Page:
In this article, we’ve focused on providing answers to when it becomes too late to treat for emerald ash borer. If you’re here to find answers, you must read along for all such details.
If you’ve faced a tree pest situation in the past, you’d know that any delay in treatment is likely to affect the tree(s) badly. This is especially true when the pests involved are highly destructive, like emerald ash borers.
Here, ignoring the problem won’t help but instead worsen it. To avoid that, you’ll need to act immediately by seeking competent help.
All Emerald Ash Borer Infestations Show Tell-Tale Signs
For the most part, a lot of people are oblivious to pest problems in their trees until the situation worsens.
Here, your best bet of avoiding such is being attentive to common symptoms that can be noticed upon close observation.
Several of these signs of infestation include thinning crown, dieback in the tree canopy, and bar splitting. Your ash trees may also show new and excessive sprouts forming from the tree’s base.
Increased woodpecker activity may also be noticed. This mainly arises from the feeding activity of birds on larvae. A close examination of ash trees will also show D-shaped holes on the bark.
These are exit holes used by matured beetles.
Emerald ash borer infestation is triggered when female adults (beetles) find tree tissues to lay eggs in.
The larvae slowly chew through the bark to its underside when this hatch. Here, these larvae feed off tree nutrients and moisture, showing gradual signs or symptoms.
These pests leverage human activities to further spread to new territories. The movement of firewood across county lines is one way they get across.
Measures have been designed to curb the spread of these pests. One of them includes restriction of movement of firewood across county lines.
When it Becomes too Late to Address Emerald Ash Borer Infestation
When an infestation occurs, ash trees are destroyed within 3 to 5 years.
In full-blown infestations involving many emerald ash borers, affected trees can die within a year. Such is the destructive nature of these pests that they require urgent action.
It becomes too late to act when common symptoms aren’t attended to immediately.
If you’re lucky enough to notice ash borer activity (based on symptoms mentioned earlier) early, you stand a chance to save your trees from destruction.
It Might be Over Before Treatment Begins
In some cases, the pros will advise you to scrap the idea of treatment as little to nothing can be done to save your ash trees.
In other words, it’s considered too late to salvage the situation when your ash trees show signs of damage.
Under such circumstances, it’s clear that being proactive is the best line of defense regarding emerald ash borer treatment. In other words, you’ll need to adopt preventive control or remedy.
Only this helps keep your trees in good health condition.
When it’s determined that it’s too late to treat your ash tree, what’s left is to have them removed.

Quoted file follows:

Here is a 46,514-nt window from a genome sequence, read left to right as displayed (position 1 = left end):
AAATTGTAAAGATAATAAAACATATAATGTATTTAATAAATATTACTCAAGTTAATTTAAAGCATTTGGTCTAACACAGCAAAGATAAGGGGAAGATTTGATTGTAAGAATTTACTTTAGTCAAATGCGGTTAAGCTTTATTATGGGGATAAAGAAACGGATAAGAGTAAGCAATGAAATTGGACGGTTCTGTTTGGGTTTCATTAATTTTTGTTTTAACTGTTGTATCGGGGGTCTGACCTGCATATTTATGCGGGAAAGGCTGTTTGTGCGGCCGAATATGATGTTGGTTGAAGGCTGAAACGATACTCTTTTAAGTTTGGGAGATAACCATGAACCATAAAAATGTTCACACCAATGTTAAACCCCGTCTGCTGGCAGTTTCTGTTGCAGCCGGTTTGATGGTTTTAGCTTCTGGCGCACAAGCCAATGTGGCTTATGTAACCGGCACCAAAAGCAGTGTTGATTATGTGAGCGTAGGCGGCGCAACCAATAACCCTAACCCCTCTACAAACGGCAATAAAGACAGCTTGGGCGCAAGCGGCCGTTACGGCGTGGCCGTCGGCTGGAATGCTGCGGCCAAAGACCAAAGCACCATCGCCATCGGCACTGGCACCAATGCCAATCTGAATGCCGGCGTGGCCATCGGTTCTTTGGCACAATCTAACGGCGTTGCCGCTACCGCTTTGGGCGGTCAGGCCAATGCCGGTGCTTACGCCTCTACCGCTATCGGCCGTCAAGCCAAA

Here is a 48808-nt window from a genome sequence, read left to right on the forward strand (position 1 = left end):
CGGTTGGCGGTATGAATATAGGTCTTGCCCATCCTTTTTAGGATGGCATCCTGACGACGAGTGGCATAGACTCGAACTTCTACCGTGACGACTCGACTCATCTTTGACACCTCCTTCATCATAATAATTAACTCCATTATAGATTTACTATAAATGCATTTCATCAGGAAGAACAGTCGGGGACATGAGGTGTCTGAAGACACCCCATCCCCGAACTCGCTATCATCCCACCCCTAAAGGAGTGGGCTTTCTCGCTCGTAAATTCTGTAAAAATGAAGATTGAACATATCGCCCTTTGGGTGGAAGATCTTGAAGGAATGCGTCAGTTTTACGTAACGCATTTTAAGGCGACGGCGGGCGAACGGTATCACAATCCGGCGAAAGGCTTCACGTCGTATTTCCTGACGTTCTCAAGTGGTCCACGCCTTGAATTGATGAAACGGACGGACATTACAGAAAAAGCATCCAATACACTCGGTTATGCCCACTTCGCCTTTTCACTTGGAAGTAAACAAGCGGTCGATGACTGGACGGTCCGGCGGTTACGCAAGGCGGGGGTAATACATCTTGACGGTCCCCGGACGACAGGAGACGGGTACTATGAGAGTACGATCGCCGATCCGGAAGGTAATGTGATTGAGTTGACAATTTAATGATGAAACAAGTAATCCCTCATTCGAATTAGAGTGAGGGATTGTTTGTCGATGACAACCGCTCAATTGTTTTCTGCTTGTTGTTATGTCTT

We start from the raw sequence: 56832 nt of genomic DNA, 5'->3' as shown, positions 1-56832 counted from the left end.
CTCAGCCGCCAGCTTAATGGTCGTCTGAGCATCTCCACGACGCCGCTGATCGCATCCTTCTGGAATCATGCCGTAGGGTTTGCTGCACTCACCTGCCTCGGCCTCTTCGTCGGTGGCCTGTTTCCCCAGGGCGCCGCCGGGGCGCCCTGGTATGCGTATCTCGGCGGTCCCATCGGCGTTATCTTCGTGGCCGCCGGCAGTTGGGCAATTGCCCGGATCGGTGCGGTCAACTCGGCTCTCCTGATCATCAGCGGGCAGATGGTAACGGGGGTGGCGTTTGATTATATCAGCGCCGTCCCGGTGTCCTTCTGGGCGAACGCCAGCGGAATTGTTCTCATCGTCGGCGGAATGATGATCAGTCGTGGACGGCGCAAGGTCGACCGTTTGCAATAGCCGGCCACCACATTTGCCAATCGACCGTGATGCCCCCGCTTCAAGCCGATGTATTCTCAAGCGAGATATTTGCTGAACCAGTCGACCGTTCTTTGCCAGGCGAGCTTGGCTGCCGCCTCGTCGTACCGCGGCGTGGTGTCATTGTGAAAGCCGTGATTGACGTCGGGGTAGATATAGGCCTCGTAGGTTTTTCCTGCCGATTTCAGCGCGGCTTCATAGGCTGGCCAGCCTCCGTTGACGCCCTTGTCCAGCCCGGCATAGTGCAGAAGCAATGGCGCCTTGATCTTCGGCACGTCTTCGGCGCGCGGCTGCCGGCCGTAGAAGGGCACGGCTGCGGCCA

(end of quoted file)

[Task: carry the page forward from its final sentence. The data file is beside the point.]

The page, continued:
Again, it’s best to have the pros perform the procedure, as affected trees must be handled so that pests are properly contained and not spread to other trees.
Preventive Treatment is best.
To keep your ash trees healthy and free from emerald ash borer activity, it’s best to adopt preventive treatment. This involves several procedures that help keep these pests at bay.
Preventive treatments offered by certified arborists include systemic therapy, which requires trunk injection.
Another type of systemic treatment is soil-applied. Like trunk injection, this treatment will need to be applied yearly. Also, treatment timelines will largely depend on factors like your landscape, tree, time of the season, and infestation levels.
The Best Time for Treatment
Having ruled out the possibility of restoring your tree to good health after an infestation, it’s necessary to figure out the best time for treatment.
Most arborists will recommend performing preventive treatments between May & June.
The reason for that is simple; during this time, ash trees, like other tree species, will actively be taking up nutrients.
So, applying systemic treatments on soil or via trunk injection tends to be speedy in transporting the remedy to all parts of the tree, including its branches and leaves.
Here, the objective is to guard the tree against emerald ash borer activity.
With your ash trees immune to attack, you get to avoid a responsive or reactionary approach that isn’t effective in dealing with the problem.
DIY Treatments may worsen the Situation
To avoid worsening emerald ash borer infestation, it’s necessary to prevent strategies that won’t work.
DIY control will do little, if anything at all, to contain an infestation problem. You’re better off having an arborist perform preventive control of the situation.
This means you’ll need to call for treatment before noticing signs of pest activity.
This helps your ash trees flourish while saving you from unnecessary losses, which can be significant with more ash trees affected.
Timely EAB Control is Necessary
If you consider your ash tree valuable enough, you’ll take measures to ensure it isn’t damaged.
Maintenance is something arborists recommend and will serve your best interest to enter into or arrange a scheduled treatment.
This allows for preventing and detecting pest issues before they worsen. While some of these treatments are annual, others are biennial.
It’s necessary to discuss with an arborist to know your options. Also, the pros of your specific needs enable them to design preventive treatments that suit such needs.
When calling for professional help, be on the lookout for certified arborists. These are reputable and experienced in handling all tree problems while providing optimal tree care.
We’ve seen We’vecertain situations make it too late to treat emerald ash borer infestations in ash trees. The tips above will help you act when it’s right it’s so.